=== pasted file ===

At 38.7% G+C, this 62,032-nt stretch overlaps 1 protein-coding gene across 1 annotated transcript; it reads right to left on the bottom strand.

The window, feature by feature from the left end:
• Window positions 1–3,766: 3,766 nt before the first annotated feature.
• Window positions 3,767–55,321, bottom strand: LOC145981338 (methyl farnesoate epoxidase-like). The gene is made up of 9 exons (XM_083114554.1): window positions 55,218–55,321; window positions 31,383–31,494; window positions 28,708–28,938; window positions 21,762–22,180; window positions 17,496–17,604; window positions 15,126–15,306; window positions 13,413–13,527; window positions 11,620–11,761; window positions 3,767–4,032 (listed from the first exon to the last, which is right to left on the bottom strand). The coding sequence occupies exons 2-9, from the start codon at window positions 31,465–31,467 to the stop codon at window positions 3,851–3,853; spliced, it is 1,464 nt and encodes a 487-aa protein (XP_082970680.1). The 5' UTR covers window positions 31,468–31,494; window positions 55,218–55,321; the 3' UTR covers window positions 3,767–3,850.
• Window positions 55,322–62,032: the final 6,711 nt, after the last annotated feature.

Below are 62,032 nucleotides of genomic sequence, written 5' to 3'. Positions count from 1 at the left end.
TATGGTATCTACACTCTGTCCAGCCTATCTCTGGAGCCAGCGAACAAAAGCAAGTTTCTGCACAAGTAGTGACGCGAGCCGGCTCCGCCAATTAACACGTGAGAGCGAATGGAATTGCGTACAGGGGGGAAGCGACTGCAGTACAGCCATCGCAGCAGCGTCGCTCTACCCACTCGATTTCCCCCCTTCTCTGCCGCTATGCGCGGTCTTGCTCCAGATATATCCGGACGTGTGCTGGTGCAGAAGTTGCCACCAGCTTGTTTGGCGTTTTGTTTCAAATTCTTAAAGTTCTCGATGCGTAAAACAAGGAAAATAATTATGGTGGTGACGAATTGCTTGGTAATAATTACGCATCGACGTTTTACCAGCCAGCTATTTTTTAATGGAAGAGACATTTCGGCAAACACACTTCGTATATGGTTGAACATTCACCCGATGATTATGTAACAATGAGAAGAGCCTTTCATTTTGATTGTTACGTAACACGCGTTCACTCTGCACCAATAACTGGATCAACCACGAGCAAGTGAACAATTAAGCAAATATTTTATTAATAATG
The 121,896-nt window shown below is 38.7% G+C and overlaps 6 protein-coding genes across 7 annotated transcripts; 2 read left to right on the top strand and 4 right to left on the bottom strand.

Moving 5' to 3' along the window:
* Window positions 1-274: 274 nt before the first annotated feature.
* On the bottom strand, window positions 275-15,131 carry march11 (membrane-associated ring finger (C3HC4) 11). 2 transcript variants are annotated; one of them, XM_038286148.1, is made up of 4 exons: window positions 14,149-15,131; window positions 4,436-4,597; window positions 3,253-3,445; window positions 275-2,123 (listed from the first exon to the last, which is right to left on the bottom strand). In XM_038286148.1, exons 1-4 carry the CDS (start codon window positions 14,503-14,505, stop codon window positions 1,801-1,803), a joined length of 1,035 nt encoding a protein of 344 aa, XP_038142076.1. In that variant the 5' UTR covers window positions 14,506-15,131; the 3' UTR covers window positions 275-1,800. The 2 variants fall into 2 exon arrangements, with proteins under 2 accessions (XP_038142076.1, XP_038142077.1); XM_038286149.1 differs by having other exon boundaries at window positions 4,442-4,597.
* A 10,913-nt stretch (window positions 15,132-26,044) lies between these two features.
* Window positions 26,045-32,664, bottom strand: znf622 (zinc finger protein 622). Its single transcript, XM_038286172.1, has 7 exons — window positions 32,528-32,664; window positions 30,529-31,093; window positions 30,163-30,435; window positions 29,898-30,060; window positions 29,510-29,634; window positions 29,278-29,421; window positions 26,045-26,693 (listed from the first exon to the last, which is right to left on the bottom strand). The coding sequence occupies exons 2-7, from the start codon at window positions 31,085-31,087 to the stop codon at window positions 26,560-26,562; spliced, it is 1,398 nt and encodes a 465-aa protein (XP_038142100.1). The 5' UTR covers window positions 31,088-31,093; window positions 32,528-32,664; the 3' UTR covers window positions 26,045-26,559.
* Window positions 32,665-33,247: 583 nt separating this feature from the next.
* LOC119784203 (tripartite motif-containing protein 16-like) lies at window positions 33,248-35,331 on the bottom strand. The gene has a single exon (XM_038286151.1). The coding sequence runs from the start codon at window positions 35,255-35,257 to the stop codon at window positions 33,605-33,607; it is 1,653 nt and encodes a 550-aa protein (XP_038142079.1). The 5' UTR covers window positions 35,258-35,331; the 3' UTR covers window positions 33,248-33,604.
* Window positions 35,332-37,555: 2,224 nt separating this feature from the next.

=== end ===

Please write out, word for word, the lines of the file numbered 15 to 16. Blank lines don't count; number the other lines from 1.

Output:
* LOC119784203 (tripartite motif-containing protein 16-like) lies at window positions 33,248-35,331 on the bottom strand. The gene has a single exon (XM_038286151.1). The coding sequence runs from the start codon at window positions 35,255-35,257 to the stop codon at window positions 33,605-33,607; it is 1,653 nt and encodes a 550-aa protein (XP_038142079.1). The 5' UTR covers window positions 35,258-35,331; the 3' UTR covers window positions 33,248-33,604.
* Window positions 35,332-37,555: 2,224 nt separating this feature from the next.